"Day long they pour the wine, ... must-wine, fit for rulers. Wine, sweet and abundant, Select wine... The choice wine of Lebanon, Most nurtured by El."
Once Lebanon became part of the Caliphate, wine production declined, although under the millet system it was tolerated among the Christian population for religious purposes. The Christians also developed Arak, an ouzo-like spirit flavored with aniseed.
The first winemaker in Lebanon was Chateau Joseph Spath (Chateau Chbat) in 1847 at aaramoun kesrouan, later following of winemaker at Château Ksara in 1857 when Jesuits planted Cinsaut vines from Algeria at Château Ksara near Zahlé in the central Beqaa Valley. In 1868 a French engineer, Eugène François Brun, set up Domaine des Tourelles, and others followed, notably Gaston Hochar's Chateau Musar in 1930.
The French influence between the World Wars promoted a culture of wine drinking, as did the sophisticated Mediterranean culture of Beirut at that time.
Frenchman Yves Morard of Chateau Kefraya was arrested as a spy during the Israeli invasion, and was only released when he proved to the Israelis that he knew how to make wine.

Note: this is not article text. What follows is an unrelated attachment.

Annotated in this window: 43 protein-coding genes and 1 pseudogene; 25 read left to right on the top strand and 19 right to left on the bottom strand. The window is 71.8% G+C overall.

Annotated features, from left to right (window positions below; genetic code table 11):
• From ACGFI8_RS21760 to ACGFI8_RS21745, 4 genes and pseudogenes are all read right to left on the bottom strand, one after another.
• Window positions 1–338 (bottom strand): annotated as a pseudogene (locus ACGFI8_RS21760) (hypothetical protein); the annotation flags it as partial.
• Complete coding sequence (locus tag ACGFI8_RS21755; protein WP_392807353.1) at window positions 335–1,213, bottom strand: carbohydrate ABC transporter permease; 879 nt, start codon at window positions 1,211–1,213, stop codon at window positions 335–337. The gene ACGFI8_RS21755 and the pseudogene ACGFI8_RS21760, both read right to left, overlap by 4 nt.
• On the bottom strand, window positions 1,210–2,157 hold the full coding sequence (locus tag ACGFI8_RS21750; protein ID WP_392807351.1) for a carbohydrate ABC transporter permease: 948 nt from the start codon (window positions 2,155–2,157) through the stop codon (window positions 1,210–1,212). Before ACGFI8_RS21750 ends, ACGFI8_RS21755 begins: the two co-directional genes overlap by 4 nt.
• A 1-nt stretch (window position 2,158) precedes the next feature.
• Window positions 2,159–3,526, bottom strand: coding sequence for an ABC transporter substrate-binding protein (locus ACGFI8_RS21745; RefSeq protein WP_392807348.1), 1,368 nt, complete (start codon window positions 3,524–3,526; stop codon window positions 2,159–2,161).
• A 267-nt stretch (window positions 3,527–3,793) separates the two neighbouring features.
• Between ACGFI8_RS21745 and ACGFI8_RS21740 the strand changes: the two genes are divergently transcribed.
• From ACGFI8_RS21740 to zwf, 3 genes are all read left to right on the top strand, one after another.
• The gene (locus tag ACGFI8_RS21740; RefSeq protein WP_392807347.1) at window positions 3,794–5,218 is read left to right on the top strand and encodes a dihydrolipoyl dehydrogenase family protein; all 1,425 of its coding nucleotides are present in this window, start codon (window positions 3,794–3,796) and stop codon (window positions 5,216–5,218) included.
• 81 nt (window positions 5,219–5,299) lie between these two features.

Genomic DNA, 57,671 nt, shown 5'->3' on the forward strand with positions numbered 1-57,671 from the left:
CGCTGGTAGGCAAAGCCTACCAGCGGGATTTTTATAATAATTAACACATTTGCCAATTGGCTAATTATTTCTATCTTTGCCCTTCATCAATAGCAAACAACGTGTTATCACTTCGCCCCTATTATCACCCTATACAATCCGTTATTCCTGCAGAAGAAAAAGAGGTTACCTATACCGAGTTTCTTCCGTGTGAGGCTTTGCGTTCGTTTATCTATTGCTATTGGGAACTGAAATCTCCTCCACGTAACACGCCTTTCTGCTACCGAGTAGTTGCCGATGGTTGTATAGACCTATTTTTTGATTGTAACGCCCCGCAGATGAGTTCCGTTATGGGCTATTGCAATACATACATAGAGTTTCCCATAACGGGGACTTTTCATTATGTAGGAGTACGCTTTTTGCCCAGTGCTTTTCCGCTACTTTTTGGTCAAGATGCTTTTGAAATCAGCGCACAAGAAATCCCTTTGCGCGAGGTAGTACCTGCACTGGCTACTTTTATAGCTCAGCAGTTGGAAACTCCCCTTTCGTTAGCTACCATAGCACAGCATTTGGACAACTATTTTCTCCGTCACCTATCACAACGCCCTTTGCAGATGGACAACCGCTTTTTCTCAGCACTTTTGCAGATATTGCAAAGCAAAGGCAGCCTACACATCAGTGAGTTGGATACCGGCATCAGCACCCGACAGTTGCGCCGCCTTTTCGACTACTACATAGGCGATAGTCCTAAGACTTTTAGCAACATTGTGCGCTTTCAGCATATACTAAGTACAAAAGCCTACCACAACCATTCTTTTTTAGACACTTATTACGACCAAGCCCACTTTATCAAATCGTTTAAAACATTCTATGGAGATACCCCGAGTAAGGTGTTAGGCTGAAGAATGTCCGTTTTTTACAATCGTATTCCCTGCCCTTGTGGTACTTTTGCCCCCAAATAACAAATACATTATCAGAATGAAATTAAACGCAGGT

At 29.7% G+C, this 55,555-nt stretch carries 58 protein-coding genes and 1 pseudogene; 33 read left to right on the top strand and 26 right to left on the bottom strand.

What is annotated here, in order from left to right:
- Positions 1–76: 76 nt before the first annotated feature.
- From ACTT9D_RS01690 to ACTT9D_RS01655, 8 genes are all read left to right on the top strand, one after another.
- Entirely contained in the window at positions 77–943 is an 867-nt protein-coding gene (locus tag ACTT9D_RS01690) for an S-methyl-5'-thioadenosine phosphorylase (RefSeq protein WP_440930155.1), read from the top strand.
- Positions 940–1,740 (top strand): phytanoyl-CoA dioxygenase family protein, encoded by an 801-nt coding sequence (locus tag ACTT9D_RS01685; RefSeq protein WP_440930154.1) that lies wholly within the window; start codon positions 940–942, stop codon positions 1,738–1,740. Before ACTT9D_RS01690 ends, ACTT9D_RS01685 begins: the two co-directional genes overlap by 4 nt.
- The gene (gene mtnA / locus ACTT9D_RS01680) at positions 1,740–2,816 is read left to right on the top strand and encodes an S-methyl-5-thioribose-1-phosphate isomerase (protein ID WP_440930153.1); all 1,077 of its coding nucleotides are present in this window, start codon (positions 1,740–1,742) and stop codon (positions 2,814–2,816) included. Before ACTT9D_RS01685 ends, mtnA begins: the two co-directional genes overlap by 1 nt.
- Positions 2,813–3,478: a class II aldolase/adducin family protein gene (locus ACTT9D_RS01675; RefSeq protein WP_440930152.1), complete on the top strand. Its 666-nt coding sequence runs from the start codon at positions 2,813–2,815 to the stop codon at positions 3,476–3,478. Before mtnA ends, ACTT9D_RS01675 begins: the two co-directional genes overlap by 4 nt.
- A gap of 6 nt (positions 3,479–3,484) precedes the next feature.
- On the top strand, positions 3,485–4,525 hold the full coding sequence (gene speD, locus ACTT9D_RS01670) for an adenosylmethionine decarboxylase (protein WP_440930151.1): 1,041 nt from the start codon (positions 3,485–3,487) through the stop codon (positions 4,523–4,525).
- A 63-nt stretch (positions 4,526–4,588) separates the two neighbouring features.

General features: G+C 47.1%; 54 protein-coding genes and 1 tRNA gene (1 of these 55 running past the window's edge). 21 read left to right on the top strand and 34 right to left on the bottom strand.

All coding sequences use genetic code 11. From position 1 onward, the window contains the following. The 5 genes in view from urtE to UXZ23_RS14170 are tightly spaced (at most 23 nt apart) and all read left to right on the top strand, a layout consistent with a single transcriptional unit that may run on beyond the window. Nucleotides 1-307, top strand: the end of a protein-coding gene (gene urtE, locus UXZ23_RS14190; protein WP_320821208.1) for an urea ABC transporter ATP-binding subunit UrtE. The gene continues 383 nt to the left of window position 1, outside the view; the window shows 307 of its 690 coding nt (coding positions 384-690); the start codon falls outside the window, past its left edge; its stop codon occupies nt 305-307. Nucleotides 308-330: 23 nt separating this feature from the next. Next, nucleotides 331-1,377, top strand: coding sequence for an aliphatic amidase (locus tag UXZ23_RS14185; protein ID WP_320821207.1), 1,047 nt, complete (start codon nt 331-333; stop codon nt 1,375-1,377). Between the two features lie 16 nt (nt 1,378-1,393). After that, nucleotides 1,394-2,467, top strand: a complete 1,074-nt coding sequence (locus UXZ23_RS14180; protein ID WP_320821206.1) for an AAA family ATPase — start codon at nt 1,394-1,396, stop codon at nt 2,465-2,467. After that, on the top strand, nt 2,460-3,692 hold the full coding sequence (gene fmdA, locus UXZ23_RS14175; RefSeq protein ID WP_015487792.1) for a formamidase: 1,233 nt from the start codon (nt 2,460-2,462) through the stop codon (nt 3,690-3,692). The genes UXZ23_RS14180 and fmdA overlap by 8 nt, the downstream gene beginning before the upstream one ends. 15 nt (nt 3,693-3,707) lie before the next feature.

The end of the conflict in the 1990s brought a new momentum to the viticulture and we could track the renaissance of the Lebanese wines to the set up of Domaine Wardy in 1997 and Massaya in 1998 that marked the active involvement of French wine dynasties in the Bekaa Valley. Back then, the number of producers was around 5 and at present more than 50 wineries are active in Lebanon.
The 2006 conflict, did not really change the trend even if some wineries were on the edge of missing the harvest (Ksara) and got collateral damages (Massaya). However, the media coverage translated into surge in demand during the fighting as British buyers in particular bought Lebanese wine as a mark of solidarity.
Lebanese winemakers have favored French grapes, particularly Cabernet Sauvignon, Merlot and Rhone varietals such as Cinsault, Carignan and Grenache.
There are also grapes that are specific and indigenous to Lebanon such as Obaideh and Merwah.
Most of the major wineries have their vineyards in the southern Beqaa Valley. Château Ksara remains much the biggest, with 70% of all the country's production. It is no longer connected with the Jesuit house of Tanail, it was sold in 1972 and suffered considerably during the civil war, but has now bounced back with reds and rosés made from Rhone varietals such as Carignan and Cinsaut.